# glmfit

Fit generalized linear regression model

## Syntax

## Description

specifies additional options using one or more name-value arguments. For example, you can
specify `b`

= glmfit(`X`

,`y`

,`distr`

,`Name,Value`

)`'Constant','off'`

to omit the constant term from the model.

## Examples

### Fit Generalized Linear Model with Probit Link

Fit a generalized linear regression model, and compute predicted (estimated) values for the predictor data using the fitted model.

Create a sample data set.

```
x = [2100 2300 2500 2700 2900 3100 ...
3300 3500 3700 3900 4100 4300]';
n = [48 42 31 34 31 21 23 23 21 16 17 21]';
y = [1 2 0 3 8 8 14 17 19 15 17 21]';
```

`x`

contains the predictor variable values. Each `y`

value is the number of successes in the corresponding number of trials in `n`

.

Fit a probit regression model for `y`

on `x`

.

b = glmfit(x,[y n],'binomial','Link','probit');

Compute the estimated number of successes.

yfit = glmval(b,x,'probit','Size',n);

Plot the observed success percent and estimated success percent versus the `x`

values.

plot(x,y./n,'o',x,yfit./n,'-')

### Fit Generalized Linear Model Using Custom Link Function

Define a custom link function and use it to fit a generalized linear regression model.

Load the sample data.

`load fisheriris`

The column vector `species`

contains iris flowers of three different species: setosa, versicolor, and virginica. The matrix `meas`

contains four types of measurements for the flowers, the length and width of sepals and petals in centimeters.

Define the predictor variables and response variable.

```
X = meas(51:end,:);
y = strcmp('versicolor',species(51:end));
```

Define a custom link function for a logit link function. Create three function handles that define the link function, the derivative of the link function, and the inverse link function. Store them in a cell array.

link = @(mu) log(mu./(1-mu)); derlink = @(mu) 1./(mu.*(1-mu)); invlink = @(resp) 1./(1+exp(-resp)); F = {link,derlink,invlink};

Fit a logistic regression model using `glmfit`

with the custom link function.

b = glmfit(X,y,'binomial','link',F)

`b = `*5×1*
42.6378
2.4652
6.6809
-9.4294
-18.2861

Fit a generalized linear model by using the built-in `logit`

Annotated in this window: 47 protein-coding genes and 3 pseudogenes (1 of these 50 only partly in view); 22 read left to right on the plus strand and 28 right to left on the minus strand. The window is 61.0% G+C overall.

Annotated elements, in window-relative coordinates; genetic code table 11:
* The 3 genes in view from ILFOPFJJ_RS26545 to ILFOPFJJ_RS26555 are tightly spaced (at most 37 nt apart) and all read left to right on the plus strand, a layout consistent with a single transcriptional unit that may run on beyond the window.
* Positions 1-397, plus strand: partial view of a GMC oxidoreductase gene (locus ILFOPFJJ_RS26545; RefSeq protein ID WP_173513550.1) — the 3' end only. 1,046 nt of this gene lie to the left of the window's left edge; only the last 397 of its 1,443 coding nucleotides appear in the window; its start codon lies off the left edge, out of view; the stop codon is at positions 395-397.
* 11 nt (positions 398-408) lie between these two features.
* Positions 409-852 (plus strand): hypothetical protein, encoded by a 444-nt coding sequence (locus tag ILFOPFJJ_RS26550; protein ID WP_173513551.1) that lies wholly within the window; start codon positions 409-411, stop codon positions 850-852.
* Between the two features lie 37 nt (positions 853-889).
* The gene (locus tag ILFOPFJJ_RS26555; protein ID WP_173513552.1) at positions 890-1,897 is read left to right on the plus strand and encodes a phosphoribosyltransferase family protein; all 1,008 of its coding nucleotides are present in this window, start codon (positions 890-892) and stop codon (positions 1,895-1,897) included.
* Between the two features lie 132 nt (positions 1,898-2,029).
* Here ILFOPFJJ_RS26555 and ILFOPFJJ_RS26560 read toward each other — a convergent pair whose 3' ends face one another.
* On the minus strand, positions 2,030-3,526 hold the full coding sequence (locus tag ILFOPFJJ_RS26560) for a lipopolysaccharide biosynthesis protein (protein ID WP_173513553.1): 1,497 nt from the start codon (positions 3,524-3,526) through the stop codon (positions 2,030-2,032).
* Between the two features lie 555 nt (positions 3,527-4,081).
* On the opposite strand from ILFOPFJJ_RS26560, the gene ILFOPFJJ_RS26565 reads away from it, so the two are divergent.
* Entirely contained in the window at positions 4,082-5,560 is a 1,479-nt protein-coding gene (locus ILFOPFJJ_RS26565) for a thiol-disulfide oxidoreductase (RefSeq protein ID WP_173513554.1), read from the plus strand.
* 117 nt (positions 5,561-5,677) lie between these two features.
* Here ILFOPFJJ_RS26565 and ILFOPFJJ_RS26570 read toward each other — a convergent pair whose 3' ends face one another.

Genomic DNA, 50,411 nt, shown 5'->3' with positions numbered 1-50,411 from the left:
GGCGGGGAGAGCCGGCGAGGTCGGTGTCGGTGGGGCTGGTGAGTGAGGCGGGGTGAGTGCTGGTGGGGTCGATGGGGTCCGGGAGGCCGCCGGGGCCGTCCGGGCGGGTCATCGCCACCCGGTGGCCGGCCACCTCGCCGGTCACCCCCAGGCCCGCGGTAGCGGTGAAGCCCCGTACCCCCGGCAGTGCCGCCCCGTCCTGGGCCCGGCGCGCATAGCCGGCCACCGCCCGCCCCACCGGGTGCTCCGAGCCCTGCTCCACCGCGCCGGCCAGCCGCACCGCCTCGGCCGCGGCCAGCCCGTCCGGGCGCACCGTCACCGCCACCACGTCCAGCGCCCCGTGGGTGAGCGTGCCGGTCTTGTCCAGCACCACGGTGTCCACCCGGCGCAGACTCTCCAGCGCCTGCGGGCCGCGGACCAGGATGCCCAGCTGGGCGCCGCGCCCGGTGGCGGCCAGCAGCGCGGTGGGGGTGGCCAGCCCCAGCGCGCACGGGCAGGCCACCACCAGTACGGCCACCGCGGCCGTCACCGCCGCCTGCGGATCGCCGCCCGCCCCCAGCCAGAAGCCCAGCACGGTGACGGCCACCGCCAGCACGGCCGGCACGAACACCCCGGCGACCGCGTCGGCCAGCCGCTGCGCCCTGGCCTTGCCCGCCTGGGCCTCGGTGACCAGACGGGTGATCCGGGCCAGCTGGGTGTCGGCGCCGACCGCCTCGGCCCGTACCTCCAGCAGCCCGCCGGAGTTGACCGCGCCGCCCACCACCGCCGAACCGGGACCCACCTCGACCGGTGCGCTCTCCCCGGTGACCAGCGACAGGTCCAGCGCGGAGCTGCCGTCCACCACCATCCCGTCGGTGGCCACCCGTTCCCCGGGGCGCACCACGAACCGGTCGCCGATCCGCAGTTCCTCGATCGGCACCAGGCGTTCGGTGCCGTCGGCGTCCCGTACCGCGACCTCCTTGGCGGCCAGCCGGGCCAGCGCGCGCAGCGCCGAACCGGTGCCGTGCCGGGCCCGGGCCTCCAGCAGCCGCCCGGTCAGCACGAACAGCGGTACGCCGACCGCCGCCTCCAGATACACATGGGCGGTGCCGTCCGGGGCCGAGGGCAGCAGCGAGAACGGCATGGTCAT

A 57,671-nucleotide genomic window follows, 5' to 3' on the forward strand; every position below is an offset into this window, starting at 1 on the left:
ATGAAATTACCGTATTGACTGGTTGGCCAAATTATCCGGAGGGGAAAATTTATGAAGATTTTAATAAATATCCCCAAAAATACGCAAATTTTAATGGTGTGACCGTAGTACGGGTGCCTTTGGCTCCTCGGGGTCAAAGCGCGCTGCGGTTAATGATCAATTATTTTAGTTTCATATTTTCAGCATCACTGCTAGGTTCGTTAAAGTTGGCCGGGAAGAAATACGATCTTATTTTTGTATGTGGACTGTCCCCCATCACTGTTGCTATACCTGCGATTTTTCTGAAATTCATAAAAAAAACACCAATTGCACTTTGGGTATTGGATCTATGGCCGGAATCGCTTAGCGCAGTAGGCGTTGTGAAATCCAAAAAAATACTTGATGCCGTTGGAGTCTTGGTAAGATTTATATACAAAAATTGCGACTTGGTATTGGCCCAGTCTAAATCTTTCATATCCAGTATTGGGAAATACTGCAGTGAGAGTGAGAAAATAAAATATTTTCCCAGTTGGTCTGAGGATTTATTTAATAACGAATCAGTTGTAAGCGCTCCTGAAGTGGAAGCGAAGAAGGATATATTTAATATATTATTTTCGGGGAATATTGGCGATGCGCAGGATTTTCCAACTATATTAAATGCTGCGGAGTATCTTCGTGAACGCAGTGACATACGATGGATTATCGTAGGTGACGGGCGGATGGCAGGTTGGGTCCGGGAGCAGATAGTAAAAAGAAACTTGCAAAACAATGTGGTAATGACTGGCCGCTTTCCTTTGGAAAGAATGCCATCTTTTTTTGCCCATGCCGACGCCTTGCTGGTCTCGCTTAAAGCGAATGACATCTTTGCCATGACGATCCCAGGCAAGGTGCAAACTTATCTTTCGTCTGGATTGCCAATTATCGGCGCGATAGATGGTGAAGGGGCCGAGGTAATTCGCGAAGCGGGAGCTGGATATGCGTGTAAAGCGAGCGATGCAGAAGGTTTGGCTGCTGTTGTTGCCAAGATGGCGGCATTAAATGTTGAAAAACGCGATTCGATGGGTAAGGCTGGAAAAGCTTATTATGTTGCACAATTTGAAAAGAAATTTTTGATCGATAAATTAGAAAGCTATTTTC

link function, and compare the results.

b = glmfit(X,y,'binomial','link','logit')

`b = `*5×1*
42.6378
2.4652
6.6809
-9.4294
-18.2861

### Perform Deviance Test

Fit a generalized linear regression model that contains an intercept and linear term for each predictor. Perform a deviance test that determines whether the model fits significantly better than a constant model.

Generate sample data using Poisson random numbers with two underlying predictors `X(:,1)`

and `X(:,2)`

.

rng('default') % For reproducibility rndvars = randn(100,2); X = [2 + rndvars(:,1),rndvars(:,2)]; mu = exp(1 + X*[1;2]); y = poissrnd(mu);

Fit a generalized linear regression model that contains an intercept and linear term for each predictor.

`[b,dev] = glmfit(X,y,'poisson');`

The second output argument `dev`

is a Deviance of the fit.

Fit a generalized linear regression model that contains only an intercept. Specify the predictor variable as a column of 1s, and specify `'Constant'`

as `'off'`

so that `glmfit`

does not include a constant term in the model.

[~,dev_noconstant] = glmfit(ones(100,1),y,'poisson','Constant','off');

Compute the difference between `dev_constant`

and `dev`

.

D = dev_noconstant - dev

D = 2.9533e+05

`D`

has a chi-square distribution with 2 degrees of freedom. The degrees of freedom equal the difference in the number of estimated parameters in the model corresponding to `dev`

and the number of estimated parameters in the constant model. Find the *p*-value for a deviance test.

p = 1 - chi2cdf(D,2)

p = 0

The small *p*-value indicates that the model differs significantly from a constant.

Alternatively, you can create a generalized linear regression model of Poisson data by using the `fitglm`

function. The model display includes the statistic (`Chi^2-statistic vs. constant model`

) and *p*-value.

mdl = fitglm(X,y,'y ~ x1 + x2','Distribution','poisson')

mdl = Generalized linear regression model: log(y) ~ 1 + x1 + x2 Distribution = Poisson Estimated Coefficients: Estimate SE tStat pValue ________ _________ ______ ______ (Intercept) 1.0405 0.022122 47.034 0 x1 0.9968 0.003362 296.49 0 x2 1.987 0.0063433 313.24 0 100 observations, 97 error degrees of freedom Dispersion: 1 Chi^2-statistic vs. constant model: 2.95e+05, p-value = 0

You can also use the `devianceTest`

function with the fitted model object.

devianceTest(mdl)

`ans=`*2×4 table*
Deviance DFE chi2Stat pValue
__________ ___ __________ ______
log(y) ~ 1 2.9544e+05 99
log(y) ~ 1 + x1 + x2 107.4 97 2.9533e+05 0

## Input Arguments

`X`

— Predictor variables

numeric matrix

Predictor variables, specified as an *n*-by-*p*
numeric matrix, where *n* is the number of observations and
*p* is the number of predictor variables. Each column of
`X`

represents one variable, and each row represents one
observation.